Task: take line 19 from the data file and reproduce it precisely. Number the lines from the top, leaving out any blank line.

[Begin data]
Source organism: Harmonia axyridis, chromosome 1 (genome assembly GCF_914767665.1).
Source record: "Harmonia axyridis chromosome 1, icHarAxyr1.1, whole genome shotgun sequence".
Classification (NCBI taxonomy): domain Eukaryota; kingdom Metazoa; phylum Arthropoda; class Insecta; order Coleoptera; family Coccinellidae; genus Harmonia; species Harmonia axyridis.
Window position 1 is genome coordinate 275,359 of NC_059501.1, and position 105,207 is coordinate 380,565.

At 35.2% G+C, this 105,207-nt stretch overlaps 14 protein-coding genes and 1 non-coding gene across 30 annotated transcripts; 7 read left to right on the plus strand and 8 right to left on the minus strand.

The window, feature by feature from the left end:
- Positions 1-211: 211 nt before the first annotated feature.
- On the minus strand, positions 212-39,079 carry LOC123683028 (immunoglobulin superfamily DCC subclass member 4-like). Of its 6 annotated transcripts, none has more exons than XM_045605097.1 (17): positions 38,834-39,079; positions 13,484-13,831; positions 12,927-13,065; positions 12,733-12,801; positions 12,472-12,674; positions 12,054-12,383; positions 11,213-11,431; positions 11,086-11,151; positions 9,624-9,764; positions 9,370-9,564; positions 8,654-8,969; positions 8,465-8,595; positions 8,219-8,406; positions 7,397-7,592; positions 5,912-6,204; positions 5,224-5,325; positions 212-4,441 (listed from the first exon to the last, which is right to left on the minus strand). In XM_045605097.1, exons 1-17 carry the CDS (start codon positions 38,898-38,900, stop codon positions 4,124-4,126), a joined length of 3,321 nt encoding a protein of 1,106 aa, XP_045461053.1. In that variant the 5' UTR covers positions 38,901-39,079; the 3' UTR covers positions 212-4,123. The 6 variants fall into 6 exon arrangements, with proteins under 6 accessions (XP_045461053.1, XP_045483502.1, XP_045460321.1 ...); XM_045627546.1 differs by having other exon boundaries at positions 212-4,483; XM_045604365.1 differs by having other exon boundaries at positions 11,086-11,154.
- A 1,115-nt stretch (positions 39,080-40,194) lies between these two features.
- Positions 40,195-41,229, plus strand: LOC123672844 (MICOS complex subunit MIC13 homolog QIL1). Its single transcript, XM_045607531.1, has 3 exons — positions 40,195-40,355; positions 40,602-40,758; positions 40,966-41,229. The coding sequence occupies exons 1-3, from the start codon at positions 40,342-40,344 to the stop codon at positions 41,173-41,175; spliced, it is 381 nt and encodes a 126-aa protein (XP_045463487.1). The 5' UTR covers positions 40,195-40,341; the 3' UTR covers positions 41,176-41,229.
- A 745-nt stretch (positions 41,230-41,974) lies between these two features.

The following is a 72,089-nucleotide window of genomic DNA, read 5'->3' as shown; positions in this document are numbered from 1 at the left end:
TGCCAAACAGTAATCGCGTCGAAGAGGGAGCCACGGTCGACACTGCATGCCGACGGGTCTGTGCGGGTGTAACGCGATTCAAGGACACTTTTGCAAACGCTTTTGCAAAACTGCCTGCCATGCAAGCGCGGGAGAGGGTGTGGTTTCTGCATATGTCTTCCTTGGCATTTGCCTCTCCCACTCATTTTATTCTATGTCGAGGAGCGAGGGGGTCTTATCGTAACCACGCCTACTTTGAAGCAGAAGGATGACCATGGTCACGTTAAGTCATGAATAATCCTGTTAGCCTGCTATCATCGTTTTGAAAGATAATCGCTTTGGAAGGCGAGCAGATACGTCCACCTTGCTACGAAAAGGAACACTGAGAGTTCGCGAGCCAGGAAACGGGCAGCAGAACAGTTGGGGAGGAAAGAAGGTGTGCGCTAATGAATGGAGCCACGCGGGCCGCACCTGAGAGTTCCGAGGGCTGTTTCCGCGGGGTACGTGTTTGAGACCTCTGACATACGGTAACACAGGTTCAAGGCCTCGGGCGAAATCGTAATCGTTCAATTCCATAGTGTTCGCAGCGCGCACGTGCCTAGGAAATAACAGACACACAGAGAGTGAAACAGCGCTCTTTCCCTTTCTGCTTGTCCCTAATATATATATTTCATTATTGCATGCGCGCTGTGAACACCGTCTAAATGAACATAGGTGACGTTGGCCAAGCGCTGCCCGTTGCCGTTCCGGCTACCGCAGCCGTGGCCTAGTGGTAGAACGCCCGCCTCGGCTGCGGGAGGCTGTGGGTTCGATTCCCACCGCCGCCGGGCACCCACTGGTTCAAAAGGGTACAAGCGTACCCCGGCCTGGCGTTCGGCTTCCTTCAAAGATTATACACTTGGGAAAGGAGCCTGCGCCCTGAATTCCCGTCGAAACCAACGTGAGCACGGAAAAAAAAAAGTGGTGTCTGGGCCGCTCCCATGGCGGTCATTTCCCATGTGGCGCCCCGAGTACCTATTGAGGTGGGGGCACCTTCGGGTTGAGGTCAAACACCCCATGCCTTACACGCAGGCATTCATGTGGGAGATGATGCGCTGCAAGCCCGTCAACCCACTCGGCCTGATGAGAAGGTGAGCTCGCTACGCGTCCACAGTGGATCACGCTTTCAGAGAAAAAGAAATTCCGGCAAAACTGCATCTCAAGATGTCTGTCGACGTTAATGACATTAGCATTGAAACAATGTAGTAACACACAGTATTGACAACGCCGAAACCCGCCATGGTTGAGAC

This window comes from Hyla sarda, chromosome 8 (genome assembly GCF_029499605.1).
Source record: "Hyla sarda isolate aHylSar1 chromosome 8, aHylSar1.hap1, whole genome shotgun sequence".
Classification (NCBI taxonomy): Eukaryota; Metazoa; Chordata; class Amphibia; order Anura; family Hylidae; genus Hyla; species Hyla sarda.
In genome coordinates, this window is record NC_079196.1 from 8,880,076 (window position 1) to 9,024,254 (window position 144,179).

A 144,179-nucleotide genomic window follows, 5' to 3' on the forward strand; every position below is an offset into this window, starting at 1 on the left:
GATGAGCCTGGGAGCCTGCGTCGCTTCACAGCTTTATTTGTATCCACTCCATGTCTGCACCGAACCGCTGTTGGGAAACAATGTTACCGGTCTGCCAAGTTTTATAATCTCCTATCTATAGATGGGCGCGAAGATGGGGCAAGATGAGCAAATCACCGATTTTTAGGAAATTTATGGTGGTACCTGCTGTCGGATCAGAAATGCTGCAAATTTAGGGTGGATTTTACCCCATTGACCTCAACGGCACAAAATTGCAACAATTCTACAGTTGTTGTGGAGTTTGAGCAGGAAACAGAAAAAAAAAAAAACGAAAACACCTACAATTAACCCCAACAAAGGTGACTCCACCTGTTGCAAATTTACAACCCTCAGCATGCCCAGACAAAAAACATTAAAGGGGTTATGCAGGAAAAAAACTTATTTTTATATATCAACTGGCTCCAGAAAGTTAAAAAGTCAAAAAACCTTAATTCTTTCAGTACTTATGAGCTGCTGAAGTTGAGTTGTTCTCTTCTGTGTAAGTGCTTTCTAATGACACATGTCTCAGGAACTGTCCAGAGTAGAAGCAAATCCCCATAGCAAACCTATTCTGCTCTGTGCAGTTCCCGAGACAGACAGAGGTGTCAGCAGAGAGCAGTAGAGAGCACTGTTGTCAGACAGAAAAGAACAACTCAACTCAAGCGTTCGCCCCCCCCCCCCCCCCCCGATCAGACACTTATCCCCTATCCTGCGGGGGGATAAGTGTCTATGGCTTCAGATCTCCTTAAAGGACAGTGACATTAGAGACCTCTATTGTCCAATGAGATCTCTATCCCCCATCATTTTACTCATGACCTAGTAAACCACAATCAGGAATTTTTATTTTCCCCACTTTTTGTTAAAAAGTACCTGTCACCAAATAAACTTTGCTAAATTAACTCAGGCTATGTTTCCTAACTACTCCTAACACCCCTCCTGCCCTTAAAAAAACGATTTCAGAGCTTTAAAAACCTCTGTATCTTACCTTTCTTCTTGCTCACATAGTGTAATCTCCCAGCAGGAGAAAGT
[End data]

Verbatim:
GATGAGCCTGGGAGCCTGCGTCGCTTCACAGCTTTATTTGTATCCACTCCATGTCTGCACCGAACCGCTGTTGGGAAACAATGTTACCGGTCTGCCAAGTTTTATAATCTCCTATCTATAGATGGGCGCGAAGATGGGGCAAGATGAGCAAATCACCGATTTTTAGGAAATTTATGGTGGTACCTGCTGTCGGATCAGAAATGCTGCAAATTTAGGGTGGATTTTACCCCATTGACCTCAACGGCACAAAATTGCAACAATTCTACAGTTGTTGTGGAGTTTGAGCAGGAAACAGAAAAAAAAAAAAACGAAAACACCTACAATTAACCCCAACAAAGGTGACTCCACCTGTTGCAAATTTACAACCCTCAGCATGCCCAGACAAAAAACATTAAAGGGGTTATGCAGGAAAAAAACTTATTTTTATATATCAACTGGCTCCAGAAAGTTAAAAAGTCAAAAAACCTTAATTCTTTCAGTACTTATGAGCTGCTGAAGTTGAGTTGTTCTCTTCTGTGTAAGTGCTTTCTAATGACACATGTCTCAGGAACTGTCCAGAGTAGAAGCAAATCCCCATAGCAAACCTATTCTGCTCTGTGCAGTTCCCGAGACAGACAGAGGTGTCAGCAGAGAGCAGTAGAGAGCACTGTTGTCAGACAGAAAAGAACAACTCAACTCAAGCGTTCGCCCCCCCCCCCCCCCCCCGATCAGACACTTATCCCCTATCCTGCGGGGGGATAAGTGTCTATGGCTTCAGATCTCCTTAAAGGACAGTGACATTAGAGACCTCTATTGTCCAATGAGATCTCTATCCCCCATCATTTTACTCATGACCTAGTAAACCACAATCAGGAATTTTTATTTTCCCCACTTTTTGTTAAAAAGTACCTGTCACCAAATAAACTTTGCTAAATTAACTCAGGCTATGTTTCCTAACTACTCCTAACACCCCTCCTGCCCTTAAAAAAACGATTTCAGAGCTTTAAAAACCTCTGTATCTTACCTTTCTTCTTGCTCACATAGTGTAATCTCCCAGCAGGAGAAAGT